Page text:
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Dogs tend to mirror their owner's stress

ANIWashington D.C
Updated: 10-06-2019 12:58 IST
Dogs tend to mirror their owner's stress

Image Credit: ANI

Remember in 'Friends', when Phoebe gets Joey the happiest dog in the world to cheer him up? However, Joey ends up getting the dog all depressed? Well, now we have an explanation. According to researchers, Dogs tend to mirror their human's stress level. Stress levels in dogs are influenced by the people they live with, the findings suggest.

As part of a study, researchers examined how stress levels in dogs are influenced by lifestyle factors and by the people they live with. Previous work has shown that individuals of the same species can mirror each others' emotional states. There is, for example, a correlation between long-term stress in children and in their mothers.

The study, recently published in the Journal of Scientific, reports arose from scientists speculating whether similar mirroring of stress levels over long time periods can also arise between species, such as between the domesticated dog and humans. The researchers determined stress levels over several months by measuring the concentration of a stress hormone, cortisol, in a few centimetres of hair from the dog and from its owner.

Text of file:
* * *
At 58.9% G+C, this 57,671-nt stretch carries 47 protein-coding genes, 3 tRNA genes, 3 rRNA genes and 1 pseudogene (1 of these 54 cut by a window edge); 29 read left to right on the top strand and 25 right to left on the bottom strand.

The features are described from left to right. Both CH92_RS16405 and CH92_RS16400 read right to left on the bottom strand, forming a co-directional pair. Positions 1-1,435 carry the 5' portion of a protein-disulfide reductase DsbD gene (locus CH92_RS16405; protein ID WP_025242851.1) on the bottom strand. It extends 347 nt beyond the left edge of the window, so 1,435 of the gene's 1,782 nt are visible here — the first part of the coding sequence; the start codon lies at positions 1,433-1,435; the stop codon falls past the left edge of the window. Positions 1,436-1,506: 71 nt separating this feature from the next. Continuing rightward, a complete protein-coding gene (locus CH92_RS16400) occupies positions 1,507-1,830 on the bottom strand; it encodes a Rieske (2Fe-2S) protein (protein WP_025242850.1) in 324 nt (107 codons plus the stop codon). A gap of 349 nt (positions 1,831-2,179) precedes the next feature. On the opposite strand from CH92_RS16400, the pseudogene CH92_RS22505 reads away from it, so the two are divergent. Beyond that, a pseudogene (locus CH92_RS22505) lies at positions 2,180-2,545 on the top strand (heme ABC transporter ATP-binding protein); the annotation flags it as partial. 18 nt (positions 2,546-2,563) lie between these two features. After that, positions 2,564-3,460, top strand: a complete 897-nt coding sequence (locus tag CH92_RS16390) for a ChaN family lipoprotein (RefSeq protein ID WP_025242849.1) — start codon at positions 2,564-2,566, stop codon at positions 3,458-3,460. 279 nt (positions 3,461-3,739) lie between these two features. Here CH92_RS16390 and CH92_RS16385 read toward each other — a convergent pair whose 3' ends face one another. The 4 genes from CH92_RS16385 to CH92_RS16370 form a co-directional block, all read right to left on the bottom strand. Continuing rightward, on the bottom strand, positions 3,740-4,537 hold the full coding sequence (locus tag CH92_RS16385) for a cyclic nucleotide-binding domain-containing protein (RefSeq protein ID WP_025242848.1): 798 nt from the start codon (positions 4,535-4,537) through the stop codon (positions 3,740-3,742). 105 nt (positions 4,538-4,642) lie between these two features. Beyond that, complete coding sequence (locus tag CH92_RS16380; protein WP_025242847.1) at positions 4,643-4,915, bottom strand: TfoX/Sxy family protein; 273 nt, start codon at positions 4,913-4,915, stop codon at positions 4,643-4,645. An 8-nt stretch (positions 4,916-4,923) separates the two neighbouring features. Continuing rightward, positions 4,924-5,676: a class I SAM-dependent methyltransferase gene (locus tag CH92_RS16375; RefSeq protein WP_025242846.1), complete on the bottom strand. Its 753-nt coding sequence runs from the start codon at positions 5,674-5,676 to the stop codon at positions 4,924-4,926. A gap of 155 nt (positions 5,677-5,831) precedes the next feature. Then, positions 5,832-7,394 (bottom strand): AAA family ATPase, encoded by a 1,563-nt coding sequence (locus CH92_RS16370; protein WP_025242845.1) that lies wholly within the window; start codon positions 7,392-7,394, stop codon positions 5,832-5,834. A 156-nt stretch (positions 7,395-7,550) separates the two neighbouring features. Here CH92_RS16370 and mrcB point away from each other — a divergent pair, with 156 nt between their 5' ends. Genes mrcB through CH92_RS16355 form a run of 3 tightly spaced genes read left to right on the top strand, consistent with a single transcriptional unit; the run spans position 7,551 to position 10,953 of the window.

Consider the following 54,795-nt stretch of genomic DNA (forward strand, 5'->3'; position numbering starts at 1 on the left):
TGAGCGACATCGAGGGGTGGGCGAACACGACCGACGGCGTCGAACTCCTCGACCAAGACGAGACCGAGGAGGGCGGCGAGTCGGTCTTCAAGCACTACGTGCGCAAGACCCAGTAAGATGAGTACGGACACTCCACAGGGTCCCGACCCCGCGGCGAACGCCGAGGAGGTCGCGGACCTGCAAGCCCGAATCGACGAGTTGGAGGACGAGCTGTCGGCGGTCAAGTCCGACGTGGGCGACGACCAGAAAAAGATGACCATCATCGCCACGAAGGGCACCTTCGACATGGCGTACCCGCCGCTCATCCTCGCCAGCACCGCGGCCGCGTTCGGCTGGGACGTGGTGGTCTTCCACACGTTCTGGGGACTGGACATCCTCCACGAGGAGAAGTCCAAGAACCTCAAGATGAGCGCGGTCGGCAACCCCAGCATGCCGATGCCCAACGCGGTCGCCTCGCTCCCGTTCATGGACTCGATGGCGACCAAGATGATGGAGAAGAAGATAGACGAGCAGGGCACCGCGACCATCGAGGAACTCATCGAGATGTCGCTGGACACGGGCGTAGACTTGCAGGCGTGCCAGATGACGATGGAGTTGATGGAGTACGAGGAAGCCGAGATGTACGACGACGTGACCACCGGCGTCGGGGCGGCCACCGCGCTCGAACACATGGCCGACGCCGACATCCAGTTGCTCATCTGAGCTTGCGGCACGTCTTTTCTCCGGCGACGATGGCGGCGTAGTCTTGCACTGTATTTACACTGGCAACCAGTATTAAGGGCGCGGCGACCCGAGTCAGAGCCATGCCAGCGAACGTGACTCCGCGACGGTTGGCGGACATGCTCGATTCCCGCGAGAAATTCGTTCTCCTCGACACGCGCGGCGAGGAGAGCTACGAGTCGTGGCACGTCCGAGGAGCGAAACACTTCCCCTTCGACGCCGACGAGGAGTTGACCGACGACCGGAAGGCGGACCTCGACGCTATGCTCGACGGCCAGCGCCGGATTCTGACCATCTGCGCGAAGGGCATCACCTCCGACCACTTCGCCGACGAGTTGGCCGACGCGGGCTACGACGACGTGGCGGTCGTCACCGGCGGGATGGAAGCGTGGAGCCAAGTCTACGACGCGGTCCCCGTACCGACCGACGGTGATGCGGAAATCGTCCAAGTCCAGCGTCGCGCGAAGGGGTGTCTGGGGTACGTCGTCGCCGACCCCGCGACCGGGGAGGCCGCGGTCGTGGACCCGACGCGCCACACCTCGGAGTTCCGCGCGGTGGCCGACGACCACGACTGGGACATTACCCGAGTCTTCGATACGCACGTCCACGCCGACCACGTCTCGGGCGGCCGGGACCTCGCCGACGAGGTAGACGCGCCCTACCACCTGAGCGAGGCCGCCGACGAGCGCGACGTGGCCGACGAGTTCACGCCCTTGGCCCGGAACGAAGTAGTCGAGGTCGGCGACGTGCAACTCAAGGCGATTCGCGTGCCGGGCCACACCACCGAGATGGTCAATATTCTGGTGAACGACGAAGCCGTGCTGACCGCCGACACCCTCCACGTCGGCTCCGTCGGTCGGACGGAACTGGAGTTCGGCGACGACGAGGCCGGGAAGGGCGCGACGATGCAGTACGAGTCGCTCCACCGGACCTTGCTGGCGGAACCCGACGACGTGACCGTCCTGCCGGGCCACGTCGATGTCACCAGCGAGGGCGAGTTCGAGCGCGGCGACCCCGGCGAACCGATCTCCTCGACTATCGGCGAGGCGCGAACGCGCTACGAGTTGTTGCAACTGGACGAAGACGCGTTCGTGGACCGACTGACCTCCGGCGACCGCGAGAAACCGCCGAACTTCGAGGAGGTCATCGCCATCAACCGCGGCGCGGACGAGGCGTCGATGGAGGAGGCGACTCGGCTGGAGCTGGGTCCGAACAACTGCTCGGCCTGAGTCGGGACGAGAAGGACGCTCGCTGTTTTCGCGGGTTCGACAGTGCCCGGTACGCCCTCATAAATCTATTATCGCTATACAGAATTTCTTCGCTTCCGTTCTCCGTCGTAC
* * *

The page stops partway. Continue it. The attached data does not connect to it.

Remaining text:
"We found that the levels of long-term cortisol in the dog and its owner were synchronised, such that owners with high cortisol levels have dogs with high cortisol levels, while owners with low cortisol levels have dogs with low levels," said Ann-Sofie Sundman, lead author of the study. The study examined 25 border collies and 33 Shetland sheepdogs, all of them owned by women. The owners and the dogs provided hair samples on two occasions separated by a few months.

Since physical activity can increase cortisol levels, the researcher also wanted to compare companion dogs with dogs that competed in obedience or agility. The physical activity levels of the dogs were therefore recorded for a week using an activity collar. The study found that the stress level of competing dogs seems to be linked more strongly with that of the owner.

The scientists speculate that this may be associated with a higher degree of active interaction between the owner and the dog when they train and compete together.

(This story has not been edited by Devdiscourse staff and is auto-generated from a syndicated feed.)

COUNTRY : United States